The simple answer for me is that my feet hurt less. There are two factors that cause foot pain with regular shoes. The first is that rocks poke your feet through the soles. The second is that without good ankle support, you use more muscles in your feet to balance on uneven terrain. Personally, I didn't realize how much pain was caused by my shoes until ...


6

The simplest answer is this. Hiking boots, with their higher top, prevent material such as stones, mud, snow, and water from easily getting into the shoe. If I hike on a graveled trail for example, I must empty my walking shoes of small stones about every 5 miles. In rougher conditions, it is easy to step into a puddle, or snow drift, that is more than ...


5

Good hiking boots also provide good arch and foot support. Even without the extra weight of a pack the constant stress on ones arches can be very fatiguing if not even damaging. Although humans were originally designed to go without footwear, most people today do not have feet that can go miles and miles without proper arch, toe and foot support. So, if ...


5

As someone who's done a decent amount of hiking both with proper boots and a standby I used for years, hightop skateboarding shoes, here's the three major differences I've noticed: The boots definitely win in the waterproofness department. I would not do an extremely muddy trail in shoes. The boots have better traction but the significance of this is less ...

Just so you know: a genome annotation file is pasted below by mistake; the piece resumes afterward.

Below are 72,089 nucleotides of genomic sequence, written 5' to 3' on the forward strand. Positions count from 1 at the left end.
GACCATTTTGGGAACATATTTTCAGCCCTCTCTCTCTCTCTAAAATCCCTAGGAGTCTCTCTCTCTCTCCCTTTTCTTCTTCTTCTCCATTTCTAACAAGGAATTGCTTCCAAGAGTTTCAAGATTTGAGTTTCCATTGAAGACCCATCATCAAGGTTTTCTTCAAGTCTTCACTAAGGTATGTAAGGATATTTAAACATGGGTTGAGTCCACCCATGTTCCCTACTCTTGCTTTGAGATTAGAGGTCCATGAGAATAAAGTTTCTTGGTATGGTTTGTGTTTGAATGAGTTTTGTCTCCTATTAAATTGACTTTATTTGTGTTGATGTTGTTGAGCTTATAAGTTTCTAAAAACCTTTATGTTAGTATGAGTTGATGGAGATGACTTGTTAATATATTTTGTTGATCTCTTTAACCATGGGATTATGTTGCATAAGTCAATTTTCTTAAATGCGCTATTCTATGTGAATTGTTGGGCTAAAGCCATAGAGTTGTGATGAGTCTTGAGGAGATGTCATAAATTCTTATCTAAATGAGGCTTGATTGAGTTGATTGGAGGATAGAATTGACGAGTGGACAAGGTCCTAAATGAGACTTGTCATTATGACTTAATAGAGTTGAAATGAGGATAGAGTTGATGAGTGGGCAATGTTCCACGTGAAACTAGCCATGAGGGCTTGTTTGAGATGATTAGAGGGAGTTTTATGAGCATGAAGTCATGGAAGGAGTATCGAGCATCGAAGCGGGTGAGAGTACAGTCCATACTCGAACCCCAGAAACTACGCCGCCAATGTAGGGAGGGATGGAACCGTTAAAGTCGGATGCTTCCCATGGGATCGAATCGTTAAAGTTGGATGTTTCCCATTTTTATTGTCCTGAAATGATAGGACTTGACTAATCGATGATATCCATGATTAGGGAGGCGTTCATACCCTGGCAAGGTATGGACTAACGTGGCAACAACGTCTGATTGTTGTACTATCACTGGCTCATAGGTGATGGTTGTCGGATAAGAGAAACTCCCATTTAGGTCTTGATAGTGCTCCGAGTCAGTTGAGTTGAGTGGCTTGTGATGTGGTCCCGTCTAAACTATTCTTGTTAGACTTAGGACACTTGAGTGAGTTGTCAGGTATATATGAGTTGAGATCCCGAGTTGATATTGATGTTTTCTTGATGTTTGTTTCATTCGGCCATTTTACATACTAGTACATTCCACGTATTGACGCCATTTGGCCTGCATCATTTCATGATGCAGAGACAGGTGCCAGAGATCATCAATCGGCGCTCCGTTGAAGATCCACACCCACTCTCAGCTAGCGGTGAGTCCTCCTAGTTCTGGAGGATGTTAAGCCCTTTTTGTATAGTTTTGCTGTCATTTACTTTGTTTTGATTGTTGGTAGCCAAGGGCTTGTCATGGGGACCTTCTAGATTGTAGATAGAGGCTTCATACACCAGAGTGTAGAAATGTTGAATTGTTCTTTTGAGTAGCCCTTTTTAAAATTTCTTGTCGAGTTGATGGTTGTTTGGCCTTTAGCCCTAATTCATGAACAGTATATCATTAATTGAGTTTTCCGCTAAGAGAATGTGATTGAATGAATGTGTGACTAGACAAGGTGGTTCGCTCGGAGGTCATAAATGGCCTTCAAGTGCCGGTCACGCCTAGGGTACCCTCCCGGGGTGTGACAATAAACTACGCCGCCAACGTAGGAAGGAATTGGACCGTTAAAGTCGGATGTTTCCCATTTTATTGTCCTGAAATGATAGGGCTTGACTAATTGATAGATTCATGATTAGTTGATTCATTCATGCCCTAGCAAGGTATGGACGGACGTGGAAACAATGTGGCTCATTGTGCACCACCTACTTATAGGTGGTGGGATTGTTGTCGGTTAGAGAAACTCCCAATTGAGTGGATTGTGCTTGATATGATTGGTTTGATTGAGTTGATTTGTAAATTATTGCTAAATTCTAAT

4

I have a pair without the toe strap. I wear them daily and hike in them regularly. They did take quite a while to break in and initially gave me blisters (mostly the side strap). My girlfriend has owned three different pairs of Chacos and here is what she has to say: The toe loops are worth it but take some getting used to! They are definitely more ...


4

This may sound a little too weird to most of the people, but trust me, nothing worked better (and ultimately hell a lot cheaper) than a normal canvas shoe with its sole slightly brushed with a sand-paper. It worked amazingly well and with comfort. I use them regularly where I go for an early morning short-hike at least thrice in a week. Try them out before ...


4

If it is steep enough to count as a climb I use rock boots. Hiking boots are only useful when walking on trails where you need tread to grip. Smooth rocks are best climbed with the kind of smooth rubber soles you have on rock boots. You could take both though and change as needed.